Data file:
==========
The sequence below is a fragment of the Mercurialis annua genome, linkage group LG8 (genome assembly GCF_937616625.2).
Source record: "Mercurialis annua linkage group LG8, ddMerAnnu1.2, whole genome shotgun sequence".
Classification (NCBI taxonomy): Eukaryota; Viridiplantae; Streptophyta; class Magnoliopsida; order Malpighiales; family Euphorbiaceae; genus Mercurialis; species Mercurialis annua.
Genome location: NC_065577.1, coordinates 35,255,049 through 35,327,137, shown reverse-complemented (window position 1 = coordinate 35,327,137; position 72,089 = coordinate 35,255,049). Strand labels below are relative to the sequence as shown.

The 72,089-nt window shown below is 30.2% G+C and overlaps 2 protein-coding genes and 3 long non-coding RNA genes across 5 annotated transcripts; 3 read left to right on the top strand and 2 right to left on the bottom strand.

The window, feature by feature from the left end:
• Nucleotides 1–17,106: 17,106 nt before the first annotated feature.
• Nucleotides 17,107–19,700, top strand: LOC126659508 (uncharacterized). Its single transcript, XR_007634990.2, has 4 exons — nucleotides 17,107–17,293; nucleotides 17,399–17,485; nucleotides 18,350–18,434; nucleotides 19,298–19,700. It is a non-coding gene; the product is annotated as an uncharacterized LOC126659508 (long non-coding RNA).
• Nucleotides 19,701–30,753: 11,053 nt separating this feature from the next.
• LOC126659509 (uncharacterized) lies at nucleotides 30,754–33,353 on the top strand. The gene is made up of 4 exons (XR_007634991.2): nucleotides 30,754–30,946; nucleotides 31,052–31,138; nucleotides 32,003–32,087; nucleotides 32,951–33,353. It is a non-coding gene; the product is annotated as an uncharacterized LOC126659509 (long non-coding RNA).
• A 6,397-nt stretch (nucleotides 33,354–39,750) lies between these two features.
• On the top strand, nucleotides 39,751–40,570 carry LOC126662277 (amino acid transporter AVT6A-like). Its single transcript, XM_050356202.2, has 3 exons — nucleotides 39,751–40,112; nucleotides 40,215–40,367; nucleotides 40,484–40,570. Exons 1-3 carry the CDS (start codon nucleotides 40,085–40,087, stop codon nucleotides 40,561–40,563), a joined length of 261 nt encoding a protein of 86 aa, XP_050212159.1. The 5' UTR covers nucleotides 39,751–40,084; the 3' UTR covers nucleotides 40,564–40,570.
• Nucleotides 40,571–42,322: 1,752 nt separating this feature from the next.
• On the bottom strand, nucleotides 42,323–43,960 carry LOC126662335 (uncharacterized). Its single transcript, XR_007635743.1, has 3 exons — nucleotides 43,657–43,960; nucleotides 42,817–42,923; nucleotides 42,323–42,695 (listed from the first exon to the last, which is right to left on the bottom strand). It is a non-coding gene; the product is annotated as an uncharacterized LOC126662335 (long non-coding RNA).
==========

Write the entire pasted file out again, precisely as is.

The sequence below is a fragment of the Mercurialis annua genome, linkage group LG8 (genome assembly GCF_937616625.2).
Source record: "Mercurialis annua linkage group LG8, ddMerAnnu1.2, whole genome shotgun sequence".
Classification (NCBI taxonomy): Eukaryota; Viridiplantae; Streptophyta; class Magnoliopsida; order Malpighiales; family Euphorbiaceae; genus Mercurialis; species Mercurialis annua.
Genome location: NC_065577.1, coordinates 35,255,049 through 35,327,137, shown reverse-complemented (window position 1 = coordinate 35,327,137; position 72,089 = coordinate 35,255,049). Strand labels below are relative to the sequence as shown.

The 72,089-nt window shown below is 30.2% G+C and overlaps 2 protein-coding genes and 3 long non-coding RNA genes across 5 annotated transcripts; 3 read left to right on the top strand and 2 right to left on the bottom strand.

The window, feature by feature from the left end:
• Nucleotides 1–17,106: 17,106 nt before the first annotated feature.
• Nucleotides 17,107–19,700, top strand: LOC126659508 (uncharacterized). Its single transcript, XR_007634990.2, has 4 exons — nucleotides 17,107–17,293; nucleotides 17,399–17,485; nucleotides 18,350–18,434; nucleotides 19,298–19,700. It is a non-coding gene; the product is annotated as an uncharacterized LOC126659508 (long non-coding RNA).
• Nucleotides 19,701–30,753: 11,053 nt separating this feature from the next.
• LOC126659509 (uncharacterized) lies at nucleotides 30,754–33,353 on the top strand. The gene is made up of 4 exons (XR_007634991.2): nucleotides 30,754–30,946; nucleotides 31,052–31,138; nucleotides 32,003–32,087; nucleotides 32,951–33,353. It is a non-coding gene; the product is annotated as an uncharacterized LOC126659509 (long non-coding RNA).
• A 6,397-nt stretch (nucleotides 33,354–39,750) lies between these two features.
• On the top strand, nucleotides 39,751–40,570 carry LOC126662277 (amino acid transporter AVT6A-like). Its single transcript, XM_050356202.2, has 3 exons — nucleotides 39,751–40,112; nucleotides 40,215–40,367; nucleotides 40,484–40,570. Exons 1-3 carry the CDS (start codon nucleotides 40,085–40,087, stop codon nucleotides 40,561–40,563), a joined length of 261 nt encoding a protein of 86 aa, XP_050212159.1. The 5' UTR covers nucleotides 39,751–40,084; the 3' UTR covers nucleotides 40,564–40,570.
• Nucleotides 40,571–42,322: 1,752 nt separating this feature from the next.
• On the bottom strand, nucleotides 42,323–43,960 carry LOC126662335 (uncharacterized). Its single transcript, XR_007635743.1, has 3 exons — nucleotides 43,657–43,960; nucleotides 42,817–42,923; nucleotides 42,323–42,695 (listed from the first exon to the last, which is right to left on the bottom strand). It is a non-coding gene; the product is annotated as an uncharacterized LOC126662335 (long non-coding RNA).